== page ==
Soc. Then of two good and useful things, one, which is knowledge, has been set aside, and cannot be supposed to be our guide in political life.
Men. I think not.
Soc. And therefore not by any wisdom, and not because they were wise, did Themistocles and those others of whom Anytus spoke govern states. This was the reason why they were unable to make others like themselves — because their virtue was not grounded on knowledge.
Men. That is probably true, Socrates.
Soc. But if not by knowledge, the only alternative which remains is that statesmen must have guided states by right opinion, which is in politics what divination is in religion ; for diviners and also prophets say many things truly, but they know not what they say.
Men. So I believe.
Soc. And may we not, Meno, truly call those men “divine” who, having no understanding, yet succeed in many a grand deed and word ?
Soc. Then we shall also be right in calling divine those whom we were just now speaking of as diviners and prophets, including the whole tribe of poets. Yes, and statesmen above all may be said to be divine and illumined, being inspired and possessed of God, in which condition they say many grand things, not knowing what they say.
Soc. And the women too, Meno, call good men divine — do they not ? and the Spartans, when they praise a good man, say “that he is a divine man.”
Men. And I think, Socrates, that they are right ; although very likely our friend Anytus may take offence at the word.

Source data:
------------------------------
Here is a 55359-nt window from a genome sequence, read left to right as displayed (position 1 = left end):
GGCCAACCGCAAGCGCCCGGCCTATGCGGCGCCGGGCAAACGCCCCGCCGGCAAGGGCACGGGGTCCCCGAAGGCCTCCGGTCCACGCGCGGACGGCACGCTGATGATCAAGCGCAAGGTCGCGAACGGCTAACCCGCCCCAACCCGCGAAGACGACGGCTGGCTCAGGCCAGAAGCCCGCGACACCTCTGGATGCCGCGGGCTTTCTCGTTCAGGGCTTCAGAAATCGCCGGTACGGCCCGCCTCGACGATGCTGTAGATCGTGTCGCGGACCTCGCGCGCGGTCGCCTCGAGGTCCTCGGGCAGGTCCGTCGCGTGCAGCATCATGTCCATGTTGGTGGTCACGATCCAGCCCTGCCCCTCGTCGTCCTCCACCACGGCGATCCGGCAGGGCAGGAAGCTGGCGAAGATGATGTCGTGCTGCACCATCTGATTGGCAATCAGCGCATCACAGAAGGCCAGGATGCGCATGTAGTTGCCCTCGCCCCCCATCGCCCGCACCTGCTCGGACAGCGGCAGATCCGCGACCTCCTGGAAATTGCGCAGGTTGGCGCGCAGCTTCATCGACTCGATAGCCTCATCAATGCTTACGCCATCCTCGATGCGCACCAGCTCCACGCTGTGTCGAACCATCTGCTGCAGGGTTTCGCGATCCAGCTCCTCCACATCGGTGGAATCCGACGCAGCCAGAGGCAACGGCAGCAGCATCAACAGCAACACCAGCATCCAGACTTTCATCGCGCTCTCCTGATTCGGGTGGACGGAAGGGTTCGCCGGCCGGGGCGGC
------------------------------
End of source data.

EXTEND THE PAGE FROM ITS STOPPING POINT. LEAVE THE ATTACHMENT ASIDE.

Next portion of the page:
Soc. I do not care ; as for Anytus, there will be another opportunity of talking with him. To sum up our enquiry — the result seems to be, if we are at all right in our view, that virtue is neither natural nor acquired, but an instinct given by God to the virtuous. Nor is the instinct accompanied by reason, unless there may be supposed to be among statesmen some one who is capable of educating statesmen. And if there be such an one, he may be said to be among the living what Homer says that Tiresias was among the dead, “he alone has understanding ; but the rest are flitting shades” ; and he and his virtue in like manner will be a reality among shadows.
Men. That is excellent, Socrates.
Soc. Then, Meno, the conclusion is that virtue comes to the virtuous by the gift of God. But we shall never know the certain truth until, before asking how virtue is given, we enquire into the actual nature of virtue. I fear that I must go away, but do you, now that you are persuaded yourself, persuade our friend Anytus. And do not let him be so exasperated ; if you can conciliate him, you will have done good service to the Athenian people.